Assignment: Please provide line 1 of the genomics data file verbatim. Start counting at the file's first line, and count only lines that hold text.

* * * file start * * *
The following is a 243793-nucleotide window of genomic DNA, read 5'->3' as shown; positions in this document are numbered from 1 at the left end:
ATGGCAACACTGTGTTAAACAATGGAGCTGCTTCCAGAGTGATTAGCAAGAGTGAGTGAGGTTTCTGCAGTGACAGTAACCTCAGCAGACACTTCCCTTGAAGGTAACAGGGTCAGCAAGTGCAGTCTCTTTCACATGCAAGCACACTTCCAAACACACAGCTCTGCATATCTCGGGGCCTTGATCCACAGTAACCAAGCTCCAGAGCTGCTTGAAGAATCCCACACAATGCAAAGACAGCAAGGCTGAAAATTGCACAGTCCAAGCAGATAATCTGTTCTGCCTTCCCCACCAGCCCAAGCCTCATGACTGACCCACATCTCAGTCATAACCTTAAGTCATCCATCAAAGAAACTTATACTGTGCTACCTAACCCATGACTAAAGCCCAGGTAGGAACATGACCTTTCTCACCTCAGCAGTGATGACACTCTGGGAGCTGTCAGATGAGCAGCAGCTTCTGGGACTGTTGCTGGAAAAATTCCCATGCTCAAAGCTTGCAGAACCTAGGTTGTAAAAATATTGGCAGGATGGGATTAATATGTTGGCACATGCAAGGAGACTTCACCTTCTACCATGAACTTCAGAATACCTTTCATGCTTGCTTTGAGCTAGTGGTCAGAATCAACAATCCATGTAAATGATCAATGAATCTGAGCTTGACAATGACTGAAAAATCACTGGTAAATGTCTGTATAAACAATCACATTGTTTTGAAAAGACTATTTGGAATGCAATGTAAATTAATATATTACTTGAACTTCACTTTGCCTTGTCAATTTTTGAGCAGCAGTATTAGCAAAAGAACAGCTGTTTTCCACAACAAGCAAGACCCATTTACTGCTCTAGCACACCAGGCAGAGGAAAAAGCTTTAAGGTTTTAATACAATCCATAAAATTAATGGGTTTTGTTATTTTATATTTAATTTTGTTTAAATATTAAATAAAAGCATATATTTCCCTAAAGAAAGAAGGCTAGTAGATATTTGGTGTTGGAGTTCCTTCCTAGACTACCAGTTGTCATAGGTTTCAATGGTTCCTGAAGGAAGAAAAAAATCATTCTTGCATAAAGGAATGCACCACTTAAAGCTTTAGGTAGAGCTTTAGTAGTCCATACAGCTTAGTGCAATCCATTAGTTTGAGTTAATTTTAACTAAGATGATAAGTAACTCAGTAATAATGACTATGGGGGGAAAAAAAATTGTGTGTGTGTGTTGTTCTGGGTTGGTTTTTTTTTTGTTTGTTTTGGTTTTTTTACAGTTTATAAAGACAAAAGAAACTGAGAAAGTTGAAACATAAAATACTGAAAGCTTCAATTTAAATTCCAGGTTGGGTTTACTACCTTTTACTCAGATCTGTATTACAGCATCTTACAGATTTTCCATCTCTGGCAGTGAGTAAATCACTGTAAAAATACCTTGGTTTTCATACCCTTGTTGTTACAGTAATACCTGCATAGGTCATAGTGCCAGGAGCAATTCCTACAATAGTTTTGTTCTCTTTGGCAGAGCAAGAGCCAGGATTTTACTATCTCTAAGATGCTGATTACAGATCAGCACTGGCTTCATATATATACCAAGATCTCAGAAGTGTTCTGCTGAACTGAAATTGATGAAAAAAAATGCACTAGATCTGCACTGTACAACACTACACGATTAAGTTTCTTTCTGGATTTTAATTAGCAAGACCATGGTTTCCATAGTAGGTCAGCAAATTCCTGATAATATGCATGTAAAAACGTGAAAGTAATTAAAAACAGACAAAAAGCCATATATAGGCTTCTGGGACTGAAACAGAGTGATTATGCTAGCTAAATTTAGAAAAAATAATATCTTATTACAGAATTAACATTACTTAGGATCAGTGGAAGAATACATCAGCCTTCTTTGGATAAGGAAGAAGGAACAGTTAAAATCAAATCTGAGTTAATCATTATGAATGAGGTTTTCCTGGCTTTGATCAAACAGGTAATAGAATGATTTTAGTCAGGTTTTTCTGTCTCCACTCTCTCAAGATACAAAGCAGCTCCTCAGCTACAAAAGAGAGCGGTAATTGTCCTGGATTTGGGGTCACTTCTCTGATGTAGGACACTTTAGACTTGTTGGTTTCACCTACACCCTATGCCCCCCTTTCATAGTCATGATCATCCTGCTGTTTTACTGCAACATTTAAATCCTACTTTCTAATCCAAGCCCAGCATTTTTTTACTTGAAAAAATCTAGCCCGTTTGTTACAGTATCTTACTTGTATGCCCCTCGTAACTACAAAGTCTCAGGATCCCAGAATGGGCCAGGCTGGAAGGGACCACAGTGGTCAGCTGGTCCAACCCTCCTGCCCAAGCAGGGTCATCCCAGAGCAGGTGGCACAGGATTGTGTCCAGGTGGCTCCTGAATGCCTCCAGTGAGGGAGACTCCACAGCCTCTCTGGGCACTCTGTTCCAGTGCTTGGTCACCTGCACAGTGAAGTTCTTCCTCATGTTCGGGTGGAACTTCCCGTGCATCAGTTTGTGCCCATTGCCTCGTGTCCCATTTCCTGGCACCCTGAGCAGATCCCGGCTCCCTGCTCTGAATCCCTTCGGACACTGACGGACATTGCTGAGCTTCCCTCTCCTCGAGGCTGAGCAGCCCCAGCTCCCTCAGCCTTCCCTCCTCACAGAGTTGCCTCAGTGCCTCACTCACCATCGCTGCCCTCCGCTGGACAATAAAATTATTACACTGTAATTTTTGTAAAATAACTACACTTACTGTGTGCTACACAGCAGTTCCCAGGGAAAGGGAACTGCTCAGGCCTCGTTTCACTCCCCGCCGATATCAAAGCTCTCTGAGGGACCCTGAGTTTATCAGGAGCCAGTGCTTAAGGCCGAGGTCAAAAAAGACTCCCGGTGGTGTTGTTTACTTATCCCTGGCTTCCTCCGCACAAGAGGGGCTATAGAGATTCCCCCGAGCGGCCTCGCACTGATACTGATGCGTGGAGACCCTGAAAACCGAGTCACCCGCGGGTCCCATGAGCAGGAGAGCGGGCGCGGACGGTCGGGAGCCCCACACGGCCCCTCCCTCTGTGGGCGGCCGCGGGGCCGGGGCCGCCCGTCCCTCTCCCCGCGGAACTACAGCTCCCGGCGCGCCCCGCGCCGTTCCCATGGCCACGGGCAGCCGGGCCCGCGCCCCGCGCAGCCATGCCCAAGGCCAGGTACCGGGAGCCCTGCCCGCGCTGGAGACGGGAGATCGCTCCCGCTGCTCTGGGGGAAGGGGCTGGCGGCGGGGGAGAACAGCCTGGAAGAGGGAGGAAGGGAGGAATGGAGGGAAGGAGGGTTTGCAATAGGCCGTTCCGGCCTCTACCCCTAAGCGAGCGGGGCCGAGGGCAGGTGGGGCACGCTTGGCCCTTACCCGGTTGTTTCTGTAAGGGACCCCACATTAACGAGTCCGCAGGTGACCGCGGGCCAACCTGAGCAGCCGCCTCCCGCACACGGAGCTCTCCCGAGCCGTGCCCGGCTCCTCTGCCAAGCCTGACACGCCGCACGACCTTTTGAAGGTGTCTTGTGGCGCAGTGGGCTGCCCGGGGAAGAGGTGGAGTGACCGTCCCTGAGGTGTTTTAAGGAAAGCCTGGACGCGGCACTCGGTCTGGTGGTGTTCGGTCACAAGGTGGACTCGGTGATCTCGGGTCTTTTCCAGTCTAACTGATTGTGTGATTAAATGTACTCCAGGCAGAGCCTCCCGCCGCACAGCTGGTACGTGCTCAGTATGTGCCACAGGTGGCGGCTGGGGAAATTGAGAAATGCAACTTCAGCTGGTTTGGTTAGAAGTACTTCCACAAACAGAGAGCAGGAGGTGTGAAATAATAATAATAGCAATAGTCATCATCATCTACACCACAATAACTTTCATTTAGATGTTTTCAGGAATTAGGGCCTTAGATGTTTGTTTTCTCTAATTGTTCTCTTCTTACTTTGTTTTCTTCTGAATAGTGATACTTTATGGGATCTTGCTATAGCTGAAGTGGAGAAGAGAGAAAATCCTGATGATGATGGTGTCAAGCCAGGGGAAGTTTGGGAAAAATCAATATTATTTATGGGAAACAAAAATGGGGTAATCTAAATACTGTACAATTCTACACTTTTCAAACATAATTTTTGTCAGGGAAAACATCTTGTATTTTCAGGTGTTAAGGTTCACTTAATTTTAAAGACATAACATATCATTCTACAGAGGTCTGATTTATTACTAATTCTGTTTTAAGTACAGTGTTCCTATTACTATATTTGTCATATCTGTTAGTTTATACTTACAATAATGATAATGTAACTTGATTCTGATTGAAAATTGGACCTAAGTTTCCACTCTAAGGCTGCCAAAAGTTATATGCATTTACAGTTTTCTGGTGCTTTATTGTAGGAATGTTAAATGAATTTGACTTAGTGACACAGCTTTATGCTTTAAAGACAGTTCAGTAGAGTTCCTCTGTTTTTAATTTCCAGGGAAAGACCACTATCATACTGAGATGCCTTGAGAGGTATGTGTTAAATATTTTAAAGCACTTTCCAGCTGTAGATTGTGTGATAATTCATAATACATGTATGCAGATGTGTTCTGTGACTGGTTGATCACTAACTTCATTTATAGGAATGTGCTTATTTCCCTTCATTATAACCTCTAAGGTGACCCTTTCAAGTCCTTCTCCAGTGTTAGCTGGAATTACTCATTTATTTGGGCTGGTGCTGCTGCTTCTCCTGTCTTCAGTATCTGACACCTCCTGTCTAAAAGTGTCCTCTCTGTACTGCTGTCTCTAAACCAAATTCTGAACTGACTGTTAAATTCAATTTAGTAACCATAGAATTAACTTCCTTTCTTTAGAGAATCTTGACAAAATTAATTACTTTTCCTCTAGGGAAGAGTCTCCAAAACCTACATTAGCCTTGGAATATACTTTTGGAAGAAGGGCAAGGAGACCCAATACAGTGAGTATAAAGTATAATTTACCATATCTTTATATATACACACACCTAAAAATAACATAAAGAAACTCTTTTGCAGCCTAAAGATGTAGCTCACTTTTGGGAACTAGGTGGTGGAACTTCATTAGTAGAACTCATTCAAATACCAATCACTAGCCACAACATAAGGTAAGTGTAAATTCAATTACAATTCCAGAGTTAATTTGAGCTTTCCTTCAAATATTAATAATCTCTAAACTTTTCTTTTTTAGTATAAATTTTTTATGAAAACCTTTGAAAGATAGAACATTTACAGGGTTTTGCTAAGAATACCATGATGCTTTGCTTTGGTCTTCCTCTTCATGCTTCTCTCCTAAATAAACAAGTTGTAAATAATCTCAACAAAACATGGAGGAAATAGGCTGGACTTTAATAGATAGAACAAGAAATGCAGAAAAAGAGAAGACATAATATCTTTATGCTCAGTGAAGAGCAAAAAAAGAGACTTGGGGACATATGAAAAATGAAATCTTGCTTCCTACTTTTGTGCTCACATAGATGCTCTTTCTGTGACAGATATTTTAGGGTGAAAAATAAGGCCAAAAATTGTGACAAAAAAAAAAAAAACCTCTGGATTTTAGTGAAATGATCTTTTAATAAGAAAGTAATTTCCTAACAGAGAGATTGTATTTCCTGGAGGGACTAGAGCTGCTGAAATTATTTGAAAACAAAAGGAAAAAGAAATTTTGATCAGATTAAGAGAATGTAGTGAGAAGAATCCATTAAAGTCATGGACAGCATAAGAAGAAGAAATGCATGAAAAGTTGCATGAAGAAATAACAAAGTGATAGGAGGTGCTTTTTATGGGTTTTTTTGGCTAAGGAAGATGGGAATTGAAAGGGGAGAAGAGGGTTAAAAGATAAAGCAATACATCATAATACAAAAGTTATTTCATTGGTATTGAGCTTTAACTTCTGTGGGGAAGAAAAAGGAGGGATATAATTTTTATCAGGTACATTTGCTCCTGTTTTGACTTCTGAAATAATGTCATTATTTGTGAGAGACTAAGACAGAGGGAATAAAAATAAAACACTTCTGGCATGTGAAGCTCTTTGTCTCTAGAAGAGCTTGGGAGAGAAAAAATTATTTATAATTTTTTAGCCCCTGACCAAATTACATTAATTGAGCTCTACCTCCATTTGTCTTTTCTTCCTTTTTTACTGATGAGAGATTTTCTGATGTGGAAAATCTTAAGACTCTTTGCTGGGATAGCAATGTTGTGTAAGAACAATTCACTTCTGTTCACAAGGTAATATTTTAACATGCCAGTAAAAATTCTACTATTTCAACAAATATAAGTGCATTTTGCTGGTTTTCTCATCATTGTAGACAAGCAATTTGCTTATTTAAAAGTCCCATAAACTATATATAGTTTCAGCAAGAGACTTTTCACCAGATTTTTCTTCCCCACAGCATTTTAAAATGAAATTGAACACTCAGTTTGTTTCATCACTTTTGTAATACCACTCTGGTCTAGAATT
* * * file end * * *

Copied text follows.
The following is a 243793-nucleotide window of genomic DNA, read 5'->3' as shown; positions in this document are numbered from 1 at the left end: